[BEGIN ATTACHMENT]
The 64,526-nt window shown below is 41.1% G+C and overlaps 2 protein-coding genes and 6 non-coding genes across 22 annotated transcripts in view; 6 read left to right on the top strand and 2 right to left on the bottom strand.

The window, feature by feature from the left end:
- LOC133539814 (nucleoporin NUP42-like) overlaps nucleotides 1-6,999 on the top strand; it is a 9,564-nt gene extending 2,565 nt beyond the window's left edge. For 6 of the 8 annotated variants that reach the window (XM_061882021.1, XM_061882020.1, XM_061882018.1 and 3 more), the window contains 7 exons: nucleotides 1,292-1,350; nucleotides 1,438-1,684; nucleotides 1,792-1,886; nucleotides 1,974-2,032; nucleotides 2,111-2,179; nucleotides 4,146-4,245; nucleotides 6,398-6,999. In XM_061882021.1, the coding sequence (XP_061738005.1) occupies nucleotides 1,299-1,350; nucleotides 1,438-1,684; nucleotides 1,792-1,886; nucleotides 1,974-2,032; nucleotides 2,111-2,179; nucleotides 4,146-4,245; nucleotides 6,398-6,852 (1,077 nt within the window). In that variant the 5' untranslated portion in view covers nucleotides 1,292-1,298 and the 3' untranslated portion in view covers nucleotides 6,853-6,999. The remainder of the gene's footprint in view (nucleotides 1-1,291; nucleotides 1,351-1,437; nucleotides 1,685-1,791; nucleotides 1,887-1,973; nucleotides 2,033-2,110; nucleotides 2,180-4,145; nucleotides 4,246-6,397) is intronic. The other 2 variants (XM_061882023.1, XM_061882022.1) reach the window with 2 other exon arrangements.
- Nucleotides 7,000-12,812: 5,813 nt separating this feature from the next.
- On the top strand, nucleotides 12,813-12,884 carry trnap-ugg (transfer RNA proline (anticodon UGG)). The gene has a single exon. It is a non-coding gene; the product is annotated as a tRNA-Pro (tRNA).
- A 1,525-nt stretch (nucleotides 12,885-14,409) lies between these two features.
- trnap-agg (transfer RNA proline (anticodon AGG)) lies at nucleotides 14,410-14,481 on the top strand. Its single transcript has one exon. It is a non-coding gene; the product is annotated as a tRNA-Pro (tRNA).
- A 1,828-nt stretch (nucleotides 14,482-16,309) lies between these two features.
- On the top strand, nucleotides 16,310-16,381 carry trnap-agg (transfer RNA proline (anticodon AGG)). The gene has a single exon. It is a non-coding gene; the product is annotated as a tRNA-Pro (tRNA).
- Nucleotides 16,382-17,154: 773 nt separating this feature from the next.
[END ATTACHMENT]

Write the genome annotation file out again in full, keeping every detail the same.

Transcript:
The 64,526-nt window shown below is 41.1% G+C and overlaps 2 protein-coding genes and 6 non-coding genes across 22 annotated transcripts in view; 6 read left to right on the top strand and 2 right to left on the bottom strand.

The window, feature by feature from the left end:
- LOC133539814 (nucleoporin NUP42-like) overlaps nucleotides 1-6,999 on the top strand; it is a 9,564-nt gene extending 2,565 nt beyond the window's left edge. For 6 of the 8 annotated variants that reach the window (XM_061882021.1, XM_061882020.1, XM_061882018.1 and 3 more), the window contains 7 exons: nucleotides 1,292-1,350; nucleotides 1,438-1,684; nucleotides 1,792-1,886; nucleotides 1,974-2,032; nucleotides 2,111-2,179; nucleotides 4,146-4,245; nucleotides 6,398-6,999. In XM_061882021.1, the coding sequence (XP_061738005.1) occupies nucleotides 1,299-1,350; nucleotides 1,438-1,684; nucleotides 1,792-1,886; nucleotides 1,974-2,032; nucleotides 2,111-2,179; nucleotides 4,146-4,245; nucleotides 6,398-6,852 (1,077 nt within the window). In that variant the 5' untranslated portion in view covers nucleotides 1,292-1,298 and the 3' untranslated portion in view covers nucleotides 6,853-6,999. The remainder of the gene's footprint in view (nucleotides 1-1,291; nucleotides 1,351-1,437; nucleotides 1,685-1,791; nucleotides 1,887-1,973; nucleotides 2,033-2,110; nucleotides 2,180-4,145; nucleotides 4,246-6,397) is intronic. The other 2 variants (XM_061882023.1, XM_061882022.1) reach the window with 2 other exon arrangements.
- Nucleotides 7,000-12,812: 5,813 nt separating this feature from the next.
- On the top strand, nucleotides 12,813-12,884 carry trnap-ugg (transfer RNA proline (anticodon UGG)). The gene has a single exon. It is a non-coding gene; the product is annotated as a tRNA-Pro (tRNA).
- A 1,525-nt stretch (nucleotides 12,885-14,409) lies between these two features.
- trnap-agg (transfer RNA proline (anticodon AGG)) lies at nucleotides 14,410-14,481 on the top strand. Its single transcript has one exon. It is a non-coding gene; the product is annotated as a tRNA-Pro (tRNA).
- A 1,828-nt stretch (nucleotides 14,482-16,309) lies between these two features.
- On the top strand, nucleotides 16,310-16,381 carry trnap-agg (transfer RNA proline (anticodon AGG)). The gene has a single exon. It is a non-coding gene; the product is annotated as a tRNA-Pro (tRNA).
- Nucleotides 16,382-17,154: 773 nt separating this feature from the next.